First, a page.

The TheatreguideLondon Review
The Duchess of Malfi
Old Vic Theatre Spring 2012
Most regular theatregoers will have heard of The Duchess of Malfi and know that it was written somewhere around Shakespeare's time (1613, actually).
Some might be able to identify John Webster (rather than Fletcher or Beaumont or Ford or Massinger or Middleton or Marston) as the author, and a few might be able to distinguish its convoluted plot from the convoluted plots of other Jacobean tragedies.
But, like many other post-Shakespearean dramas, this remains more familiar to English professors than playgoers, and despite a strong central performance Jamie Lloyd's new production for the Old Vic can't do much to bring it alive.
To strip the plot down to its raw outline, the title character secretly marries her steward, an admirable man in all but his low birth, and her outraged brothers set out to punish her, resulting in at least nine deaths (one more than in Hamlet).
Lloyd's production opens with a stately dance, and the whole evening maintains too measured a pace. Too many in the cast recite their lines rather than speaking them with any naturalness, adding to the sense of slowness and deadness, an impression particularly felt when the Duchess herself dies (I'm not giving anything away there) two-thirds of the way through the play, leaving all the less interesting characters to plod on to the end.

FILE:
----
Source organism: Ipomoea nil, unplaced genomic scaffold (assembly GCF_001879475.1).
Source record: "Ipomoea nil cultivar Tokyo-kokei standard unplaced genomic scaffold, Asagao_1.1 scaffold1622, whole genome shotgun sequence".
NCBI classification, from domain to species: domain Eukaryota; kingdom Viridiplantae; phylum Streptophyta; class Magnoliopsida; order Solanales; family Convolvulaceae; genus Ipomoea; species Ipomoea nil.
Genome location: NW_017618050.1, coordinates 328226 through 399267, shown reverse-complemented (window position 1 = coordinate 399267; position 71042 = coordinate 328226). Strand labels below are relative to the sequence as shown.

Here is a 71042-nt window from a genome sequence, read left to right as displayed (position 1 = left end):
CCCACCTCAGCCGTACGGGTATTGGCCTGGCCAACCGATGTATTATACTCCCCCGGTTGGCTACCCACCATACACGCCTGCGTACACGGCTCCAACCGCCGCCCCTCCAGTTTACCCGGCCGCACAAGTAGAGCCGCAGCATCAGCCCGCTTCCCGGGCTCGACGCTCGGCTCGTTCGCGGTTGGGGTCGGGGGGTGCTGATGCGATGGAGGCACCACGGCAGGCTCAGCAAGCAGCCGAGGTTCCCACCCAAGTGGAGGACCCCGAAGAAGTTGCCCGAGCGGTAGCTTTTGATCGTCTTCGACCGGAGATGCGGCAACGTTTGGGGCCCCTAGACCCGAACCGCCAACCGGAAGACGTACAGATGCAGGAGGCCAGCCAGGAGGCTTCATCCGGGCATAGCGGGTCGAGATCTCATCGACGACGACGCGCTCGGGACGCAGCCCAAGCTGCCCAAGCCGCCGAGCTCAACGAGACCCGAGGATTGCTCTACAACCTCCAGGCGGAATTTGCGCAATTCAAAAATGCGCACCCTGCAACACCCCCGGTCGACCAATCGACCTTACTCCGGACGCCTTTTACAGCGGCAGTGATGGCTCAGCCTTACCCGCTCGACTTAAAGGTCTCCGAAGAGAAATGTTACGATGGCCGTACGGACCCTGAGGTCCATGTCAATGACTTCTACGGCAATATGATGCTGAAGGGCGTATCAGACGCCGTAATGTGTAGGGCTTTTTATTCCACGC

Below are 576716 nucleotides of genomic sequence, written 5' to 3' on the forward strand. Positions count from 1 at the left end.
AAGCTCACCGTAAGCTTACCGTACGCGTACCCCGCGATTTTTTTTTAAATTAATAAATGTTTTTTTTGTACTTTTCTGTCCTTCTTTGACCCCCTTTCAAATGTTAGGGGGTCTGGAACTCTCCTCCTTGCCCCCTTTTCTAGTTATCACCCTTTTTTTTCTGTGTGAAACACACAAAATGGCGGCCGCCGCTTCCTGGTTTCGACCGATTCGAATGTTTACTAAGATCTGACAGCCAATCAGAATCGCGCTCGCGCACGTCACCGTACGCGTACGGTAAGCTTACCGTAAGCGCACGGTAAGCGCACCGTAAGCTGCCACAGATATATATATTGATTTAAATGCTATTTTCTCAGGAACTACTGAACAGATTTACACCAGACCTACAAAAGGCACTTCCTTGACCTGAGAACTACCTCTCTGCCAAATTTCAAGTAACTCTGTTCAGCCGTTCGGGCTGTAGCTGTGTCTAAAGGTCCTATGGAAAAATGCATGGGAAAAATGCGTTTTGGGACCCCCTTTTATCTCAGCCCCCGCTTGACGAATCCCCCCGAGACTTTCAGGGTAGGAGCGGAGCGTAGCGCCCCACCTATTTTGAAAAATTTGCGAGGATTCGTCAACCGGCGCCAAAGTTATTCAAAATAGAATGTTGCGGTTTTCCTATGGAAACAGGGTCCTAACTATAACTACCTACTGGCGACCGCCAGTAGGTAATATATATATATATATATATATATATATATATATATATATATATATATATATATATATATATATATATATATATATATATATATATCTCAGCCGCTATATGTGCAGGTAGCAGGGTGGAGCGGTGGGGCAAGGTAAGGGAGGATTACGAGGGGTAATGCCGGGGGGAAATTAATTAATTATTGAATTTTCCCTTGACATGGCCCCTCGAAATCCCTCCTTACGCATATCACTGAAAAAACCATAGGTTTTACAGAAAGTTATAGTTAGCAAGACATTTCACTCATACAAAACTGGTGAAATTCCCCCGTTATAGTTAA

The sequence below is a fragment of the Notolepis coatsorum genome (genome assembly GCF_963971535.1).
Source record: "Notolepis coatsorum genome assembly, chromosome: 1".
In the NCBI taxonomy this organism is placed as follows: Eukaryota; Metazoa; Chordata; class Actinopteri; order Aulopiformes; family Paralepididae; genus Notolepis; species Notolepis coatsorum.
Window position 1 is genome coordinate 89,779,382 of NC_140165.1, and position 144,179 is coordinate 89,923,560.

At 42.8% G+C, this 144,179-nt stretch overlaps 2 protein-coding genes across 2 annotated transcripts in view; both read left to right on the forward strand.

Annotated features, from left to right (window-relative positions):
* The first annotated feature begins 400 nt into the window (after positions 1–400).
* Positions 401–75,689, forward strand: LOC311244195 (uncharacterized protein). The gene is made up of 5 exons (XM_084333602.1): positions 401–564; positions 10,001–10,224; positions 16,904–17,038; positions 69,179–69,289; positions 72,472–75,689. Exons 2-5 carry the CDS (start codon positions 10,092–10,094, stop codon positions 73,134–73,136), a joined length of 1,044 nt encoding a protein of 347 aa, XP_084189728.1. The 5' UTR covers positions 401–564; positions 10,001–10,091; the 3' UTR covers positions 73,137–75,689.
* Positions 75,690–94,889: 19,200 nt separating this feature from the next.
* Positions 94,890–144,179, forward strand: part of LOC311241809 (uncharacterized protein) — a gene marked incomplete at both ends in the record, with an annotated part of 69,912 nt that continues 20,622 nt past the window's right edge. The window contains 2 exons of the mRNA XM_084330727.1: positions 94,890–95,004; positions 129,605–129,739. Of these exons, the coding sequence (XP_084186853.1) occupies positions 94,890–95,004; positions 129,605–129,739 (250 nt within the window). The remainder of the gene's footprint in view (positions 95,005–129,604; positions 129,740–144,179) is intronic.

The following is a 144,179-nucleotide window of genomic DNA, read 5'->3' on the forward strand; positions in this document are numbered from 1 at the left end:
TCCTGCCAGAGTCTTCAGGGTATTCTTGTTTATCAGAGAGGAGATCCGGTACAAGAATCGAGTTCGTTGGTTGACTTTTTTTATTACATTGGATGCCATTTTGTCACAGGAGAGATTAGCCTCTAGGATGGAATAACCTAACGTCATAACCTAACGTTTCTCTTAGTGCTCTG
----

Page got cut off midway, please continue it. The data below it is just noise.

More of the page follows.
The one outstanding performance, and ultimately the one reason to see this (unless you're a postgraduate student ticking off your must-see-sometime list), is Eve Best's portrayal of the Duchess. Almost alone in the large cast she makes us believe that there's a real person behind all the blank verse, a woman happily in love and possessing the character and strength to triumph over her persecutors just by taking everything they can throw at her.
Best also stands out by speaking the verse naturally and conversationally, sounding like a real live human being and not a rote reciter. While this sometimes makes her seem to inhabit a different reality from everyone else, it does contribute to our ability to believe in and sympathise with the woman (not to mention keeping us awake).
Mark Bonnar brings some energy to the assistant baddy Bosola, but not enough to match Best, and not enough to hold the stage and our interest when the play's focus abruptly shifts after the Duchess's death to his late-in-the-game moral compunctions. Finbar Lynch metaphorically twirls his moustachios in melodramatic villainy as the hypocritical Cardinal, but nobody else leaves much of an impression at all.
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